The second installment of the Winship trilogy continues the story of turn-of-the-century Irish politician James Winship and also focuses on his children, William and Cornelia.
The book opens in 1898 with radical Fenian gunmen entering James’ house while he and his wife, Jane, sleep. James shoots one, but a second wounds him and kills Jane. Eventually, James recovers and resumes his political career. His son William follows in his footsteps, joining the Ulster regiment of the British Army in India. William has a different temperament than his father’s; he learns best by rote and finds success from the start by avoiding the drinking and gambling that once bedeviled his father. The best example of his disposition comes during one of author McCarthy’s exciting battle scenes, as even at war William falls back on schooling: “But before he ended his war cry, William plunged his sword in the tribesman’s side, jerking it up and under the rib cage, as he was taught to do at Sandhurst.” In spite of William’s courage, he’s court martialed due to an accusation of cowardice by Ivor Sudbury, the youngest of a clan that’s been at odds with the Winships for generations. Again, in this sequel, McCarthy combines fictional and historical characters to great effect, as when a young Winston Churchill serves as William’s lawyer. Troubles with the Sudburys continue to fester when James beats Ivor’s father, Wilton, in a parliamentary election. Meanwhile, in America, Cornelia grows into a fine, independent woman under her great-aunt Liza’s tutelage, and she takes a liking to Brendan, the son of Liza’s Irish maid. Complicating matters, Brendan, who works for Tammany Hall, has a brother with Fenian ties and terrifying future plans. A tale of naïveté and deceit follows, culminating in an exciting conclusion that sets up a third book in the series.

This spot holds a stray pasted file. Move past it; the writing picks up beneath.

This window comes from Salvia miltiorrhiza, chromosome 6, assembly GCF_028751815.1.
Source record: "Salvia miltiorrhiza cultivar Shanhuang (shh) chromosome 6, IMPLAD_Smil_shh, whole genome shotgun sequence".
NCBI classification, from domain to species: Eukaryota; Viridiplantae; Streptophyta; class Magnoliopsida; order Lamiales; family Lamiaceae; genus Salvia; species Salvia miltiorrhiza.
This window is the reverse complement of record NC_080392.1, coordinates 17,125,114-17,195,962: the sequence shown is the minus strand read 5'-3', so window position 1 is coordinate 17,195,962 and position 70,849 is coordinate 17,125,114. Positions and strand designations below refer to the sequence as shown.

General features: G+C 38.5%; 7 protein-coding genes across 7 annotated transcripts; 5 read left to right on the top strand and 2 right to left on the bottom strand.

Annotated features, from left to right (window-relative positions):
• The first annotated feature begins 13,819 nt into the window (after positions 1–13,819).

Mandatory for readers of the first Winship book, but this engaging blend of action, intrigue and history can stand alone.